Starting with JP Morgan, I often use the bank in these situations because at one time it was the undisputed king of offered balance sheet capacity. Its derivative book in the middle of 2007 was unchallenged by anyone. No firm exemplifies what I’m talking about quite like JPM.

At least it did. The JPM of today isn’t nearly like its precrisis predecessor. For one, you can easily observe the buildup of inert bank reserves on its balance sheet:

At the end of 2007, the bank reported $40.1 billion in cash and an additional $11.5 billion in “deposits with banks.” This latter category includes any balances on report with Federal Reserve branches. By the end of 2008, JPM’s balance sheet showed $26.9 billion in cash but $138.1 billion in “deposits with banks.”

With the first QE and the three that followed, by the end of last year these deposits would swell to a total of $404.3 billion (in addition to $25.8 billion in cash). Just as Figure 1-6 and those diagrams preceding it showed, reserve balances accumulated at JPM as a byproduct of monetary policy.

While the bank’s loan book remained a relatively constant proportion, JPM exited the securities and money lending business to a substantial degree. Many people still try to claim this as a result of regulations, but there was no Dodd-Frank nor Basel 3’s LCR in 2008. There was, however, a massive global interbank wholesale panic.

Even if you were otherwise disinclined to be careful before, that will get your attention – as would everything that followed up to and including repeated central bank missteps and overestimations of what they were doing. Thus, JPM was shrinking in two dimensions; the first in reduced money dealing (in favor of more cash) as a proportion and the second where the overall balance sheet declined (non-linear).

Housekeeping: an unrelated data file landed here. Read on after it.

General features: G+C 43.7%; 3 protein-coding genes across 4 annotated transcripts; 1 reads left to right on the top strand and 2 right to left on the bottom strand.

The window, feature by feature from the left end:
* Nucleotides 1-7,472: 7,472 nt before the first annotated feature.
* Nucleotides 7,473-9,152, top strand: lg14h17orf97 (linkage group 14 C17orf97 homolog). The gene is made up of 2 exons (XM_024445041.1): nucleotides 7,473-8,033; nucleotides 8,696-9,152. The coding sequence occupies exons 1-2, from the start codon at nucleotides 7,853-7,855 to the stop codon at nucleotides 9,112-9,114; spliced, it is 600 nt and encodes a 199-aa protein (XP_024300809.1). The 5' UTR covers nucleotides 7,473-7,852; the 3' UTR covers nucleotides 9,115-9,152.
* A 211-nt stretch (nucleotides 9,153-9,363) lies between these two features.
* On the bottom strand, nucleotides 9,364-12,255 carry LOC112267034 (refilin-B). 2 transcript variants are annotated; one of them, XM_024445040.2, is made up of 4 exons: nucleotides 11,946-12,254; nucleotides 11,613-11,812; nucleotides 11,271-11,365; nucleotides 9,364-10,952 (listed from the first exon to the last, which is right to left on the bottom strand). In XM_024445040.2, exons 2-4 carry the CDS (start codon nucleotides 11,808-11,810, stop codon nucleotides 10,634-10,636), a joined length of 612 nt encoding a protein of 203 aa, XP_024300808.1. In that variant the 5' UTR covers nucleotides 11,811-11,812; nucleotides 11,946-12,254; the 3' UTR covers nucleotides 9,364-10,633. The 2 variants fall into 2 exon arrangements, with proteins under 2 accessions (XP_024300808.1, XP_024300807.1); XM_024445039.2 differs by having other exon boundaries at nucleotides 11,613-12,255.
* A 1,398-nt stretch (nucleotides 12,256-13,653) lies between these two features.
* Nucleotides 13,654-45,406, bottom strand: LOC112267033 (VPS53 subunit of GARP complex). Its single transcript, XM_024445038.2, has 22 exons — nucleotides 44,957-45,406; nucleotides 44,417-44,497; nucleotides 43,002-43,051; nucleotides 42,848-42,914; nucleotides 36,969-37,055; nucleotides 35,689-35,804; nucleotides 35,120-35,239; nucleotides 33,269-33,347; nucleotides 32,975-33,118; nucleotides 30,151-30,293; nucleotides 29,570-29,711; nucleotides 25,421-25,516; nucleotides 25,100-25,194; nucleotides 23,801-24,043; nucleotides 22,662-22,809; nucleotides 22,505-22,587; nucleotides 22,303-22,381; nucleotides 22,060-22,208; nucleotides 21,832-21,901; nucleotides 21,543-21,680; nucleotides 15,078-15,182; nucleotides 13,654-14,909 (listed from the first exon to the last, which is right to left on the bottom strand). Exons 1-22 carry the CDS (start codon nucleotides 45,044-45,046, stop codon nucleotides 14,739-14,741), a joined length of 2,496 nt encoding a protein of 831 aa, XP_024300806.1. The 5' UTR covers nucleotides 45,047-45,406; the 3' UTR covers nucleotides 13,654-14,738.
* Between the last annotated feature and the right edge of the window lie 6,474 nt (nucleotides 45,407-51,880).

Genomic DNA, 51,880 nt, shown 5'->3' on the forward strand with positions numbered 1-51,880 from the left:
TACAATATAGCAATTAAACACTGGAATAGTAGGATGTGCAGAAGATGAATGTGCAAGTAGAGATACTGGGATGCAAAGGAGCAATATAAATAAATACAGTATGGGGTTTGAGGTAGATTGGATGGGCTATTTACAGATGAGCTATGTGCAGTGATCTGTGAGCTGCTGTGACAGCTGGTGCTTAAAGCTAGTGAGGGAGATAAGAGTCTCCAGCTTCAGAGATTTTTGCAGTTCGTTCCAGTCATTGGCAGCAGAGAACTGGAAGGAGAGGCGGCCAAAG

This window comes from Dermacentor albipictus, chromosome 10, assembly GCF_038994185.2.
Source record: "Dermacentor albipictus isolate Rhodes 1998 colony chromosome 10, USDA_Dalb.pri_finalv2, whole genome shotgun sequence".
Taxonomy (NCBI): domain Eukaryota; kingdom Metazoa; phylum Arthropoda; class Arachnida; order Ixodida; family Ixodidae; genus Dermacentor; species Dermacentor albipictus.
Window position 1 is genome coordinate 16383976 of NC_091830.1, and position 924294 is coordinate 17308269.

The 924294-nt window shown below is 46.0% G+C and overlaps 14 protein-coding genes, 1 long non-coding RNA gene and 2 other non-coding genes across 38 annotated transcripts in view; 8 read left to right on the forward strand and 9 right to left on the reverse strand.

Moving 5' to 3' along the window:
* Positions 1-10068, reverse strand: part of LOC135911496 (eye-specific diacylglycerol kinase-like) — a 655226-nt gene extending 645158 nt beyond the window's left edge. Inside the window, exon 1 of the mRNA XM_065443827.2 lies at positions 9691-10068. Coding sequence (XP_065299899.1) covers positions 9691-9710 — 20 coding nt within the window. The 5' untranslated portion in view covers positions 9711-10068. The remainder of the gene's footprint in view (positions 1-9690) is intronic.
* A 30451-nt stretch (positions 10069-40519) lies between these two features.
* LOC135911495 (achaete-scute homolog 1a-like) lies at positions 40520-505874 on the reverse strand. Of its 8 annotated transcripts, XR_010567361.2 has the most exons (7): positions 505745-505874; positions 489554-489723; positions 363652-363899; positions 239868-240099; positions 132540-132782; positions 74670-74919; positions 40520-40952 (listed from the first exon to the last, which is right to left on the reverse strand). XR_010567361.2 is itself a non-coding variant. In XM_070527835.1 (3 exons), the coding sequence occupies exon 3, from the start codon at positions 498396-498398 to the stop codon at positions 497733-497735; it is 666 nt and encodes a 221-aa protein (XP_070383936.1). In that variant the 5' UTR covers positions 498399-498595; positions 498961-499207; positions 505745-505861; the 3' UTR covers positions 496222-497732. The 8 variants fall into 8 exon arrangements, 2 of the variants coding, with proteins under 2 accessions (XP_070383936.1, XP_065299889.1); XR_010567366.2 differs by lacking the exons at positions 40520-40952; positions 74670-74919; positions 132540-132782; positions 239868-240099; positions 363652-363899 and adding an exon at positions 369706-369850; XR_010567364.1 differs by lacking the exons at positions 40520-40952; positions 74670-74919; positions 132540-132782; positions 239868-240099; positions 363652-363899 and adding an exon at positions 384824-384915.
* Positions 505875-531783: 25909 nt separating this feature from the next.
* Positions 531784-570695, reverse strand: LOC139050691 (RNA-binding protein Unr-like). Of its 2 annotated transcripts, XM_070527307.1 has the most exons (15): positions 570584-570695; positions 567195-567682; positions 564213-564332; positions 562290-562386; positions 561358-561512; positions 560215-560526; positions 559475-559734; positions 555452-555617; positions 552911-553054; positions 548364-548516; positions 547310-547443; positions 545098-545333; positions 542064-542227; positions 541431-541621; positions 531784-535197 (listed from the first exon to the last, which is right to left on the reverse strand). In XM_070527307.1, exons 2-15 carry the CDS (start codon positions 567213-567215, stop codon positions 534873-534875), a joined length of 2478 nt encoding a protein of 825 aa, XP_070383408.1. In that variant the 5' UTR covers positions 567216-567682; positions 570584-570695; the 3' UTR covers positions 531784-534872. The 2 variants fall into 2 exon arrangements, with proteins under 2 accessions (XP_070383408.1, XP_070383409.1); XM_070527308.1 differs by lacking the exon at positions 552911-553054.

In other words, as Figure 1-6, cash balances went up as nothing more than an accounting result while this one bank then refused the second part of the asset swap because it was building instead a “fortress balance sheet.”

The term has proved successful, and you can’t deny that JPM’s balance sheet is anything other than a fortress – but that’s the point. In its quarterly earnings presentation released just this week, JPM still refers to its “fortress balance sheet” which is entirely at odds with the idea of recovery (why do they still need a fortress if things have been so good for years now?) as well as what Bernanke believed should drive that firm’s franchise value.

The other example I will present is even more representative of these issues. Citigroup was in fear of uncertainty long before regulators years later backtracked to ABS commercial paper. The bank was very nearly nationalized in what would have been the bigger Lehman.